The AMA Education Center features a module, “The Nuts and Bolts of Achieving HIPAA Security Rule Compliance through Effective Risk Assessment,” that can help you better understand and comply with this area of federal law.

The Department of Health and Human Services also has offered specific advice to physicians and other health professionals on how to follow privacy and security standards while using mobile phones for patient-care purposes.

Physicians should also note that policies for texting may differ when communicating with patients vs. communicating with colleagues. For instance, if a patient initiates a text exchange, current HIPAA guidance notes that this may provide consent to communicate in this manner. Before engaging in text communications with patients, physicians may wish to obtain written consent from them acknowledging any risks associated with the transmission of such messages, such as possible disclosure to third parties for whom the messages were not intended.

So, what should you do after your patient with dermatitis has signed a consent form and texted you pictures of her hands? If you have agreed to reply to her with a text message, keep these points in mind.

Remind patients that there are privacy issues involved. There is—and will always be—a question as to the level of encryption of electronic messaging. You and your patients may both believe that your texts are secure, but there is never an absolute certainty of such protection, as recent cases of hacking remind us. In addition, if others have access to your patient’s cellphone, privacy can never be guaranteed.

Establish a clear understanding of time frames for communications. Patients who text you want prompt responses—that is why they are communicating with you in this manner. But should patients text you at all hours of the day or night, or on weekends, you will need to establish boundaries—and adhere to them. Let patients know in advance reasonable time frames for responses.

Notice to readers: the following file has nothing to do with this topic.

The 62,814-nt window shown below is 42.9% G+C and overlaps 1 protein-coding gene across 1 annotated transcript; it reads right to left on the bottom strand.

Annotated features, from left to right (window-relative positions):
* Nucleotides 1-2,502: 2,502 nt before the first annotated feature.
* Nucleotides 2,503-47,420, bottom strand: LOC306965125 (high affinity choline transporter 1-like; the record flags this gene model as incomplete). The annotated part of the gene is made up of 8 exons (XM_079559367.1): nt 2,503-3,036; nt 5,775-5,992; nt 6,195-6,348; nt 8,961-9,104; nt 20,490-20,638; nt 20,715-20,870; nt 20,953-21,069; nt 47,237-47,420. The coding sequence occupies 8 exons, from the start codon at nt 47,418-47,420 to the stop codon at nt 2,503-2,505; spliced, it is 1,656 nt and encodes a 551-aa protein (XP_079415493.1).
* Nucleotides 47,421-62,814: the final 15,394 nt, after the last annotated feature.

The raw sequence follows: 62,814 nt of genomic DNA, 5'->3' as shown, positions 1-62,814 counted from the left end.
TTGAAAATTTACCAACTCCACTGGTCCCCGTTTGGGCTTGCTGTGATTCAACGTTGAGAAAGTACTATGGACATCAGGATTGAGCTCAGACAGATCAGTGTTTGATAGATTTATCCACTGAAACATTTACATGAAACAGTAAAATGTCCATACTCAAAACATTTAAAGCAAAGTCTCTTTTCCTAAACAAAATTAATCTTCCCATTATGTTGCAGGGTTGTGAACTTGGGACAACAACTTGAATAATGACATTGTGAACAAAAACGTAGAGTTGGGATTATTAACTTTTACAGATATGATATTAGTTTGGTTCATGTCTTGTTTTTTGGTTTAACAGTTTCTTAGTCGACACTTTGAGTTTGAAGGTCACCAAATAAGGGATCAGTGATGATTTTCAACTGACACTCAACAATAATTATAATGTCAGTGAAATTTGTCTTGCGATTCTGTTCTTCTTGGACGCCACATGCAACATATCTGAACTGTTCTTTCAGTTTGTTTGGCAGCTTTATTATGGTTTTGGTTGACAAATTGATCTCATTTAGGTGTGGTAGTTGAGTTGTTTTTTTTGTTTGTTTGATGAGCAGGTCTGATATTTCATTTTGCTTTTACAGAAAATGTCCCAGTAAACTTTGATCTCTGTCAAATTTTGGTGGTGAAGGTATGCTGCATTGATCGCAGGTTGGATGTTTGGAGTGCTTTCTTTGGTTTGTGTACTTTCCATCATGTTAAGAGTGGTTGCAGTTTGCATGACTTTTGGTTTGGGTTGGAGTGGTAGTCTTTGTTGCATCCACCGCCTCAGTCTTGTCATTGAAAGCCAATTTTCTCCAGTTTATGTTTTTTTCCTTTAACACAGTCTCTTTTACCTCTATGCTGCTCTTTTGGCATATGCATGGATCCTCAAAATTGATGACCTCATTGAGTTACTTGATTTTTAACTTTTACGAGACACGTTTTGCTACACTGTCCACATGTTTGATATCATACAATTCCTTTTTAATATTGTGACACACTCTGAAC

Maintain a cordial yet businesslike tone in your exchanges. Refrain from making jokes in your texts. Do not send any emoticons and do not convey any sense of anger, frustration or sarcasm in your messages. Do not use shorthand or abbreviations. Clarity is key. Always end your texts with your full name and your business affiliation, whether it be a hospital, clinic or other organization, and request that your patient text you back to acknowledge receipt of your message.

Refrain from using patients’ identifying information. Such information would include the patient’s full name, date of birth and Social Security number.

Proof your texts carefully before sending to ensure accuracy. When doing so, be highly attuned to autocorrect functions that may change an intended word—say, “abrasion”—to one that could possibly be misconstrued and taken as offensive, such as “abrasive.”

Set texting limits. If patients text you questions requiring detailed explanations, or if they continues to engage you in prolonged back-and-forth texting, do not answer in kind. Advise them to call your office to schedule an in-person appointment or phone meeting.

Keep text records. When possible, retain and archive all text communications with patients so that they can be retrieved, if needed.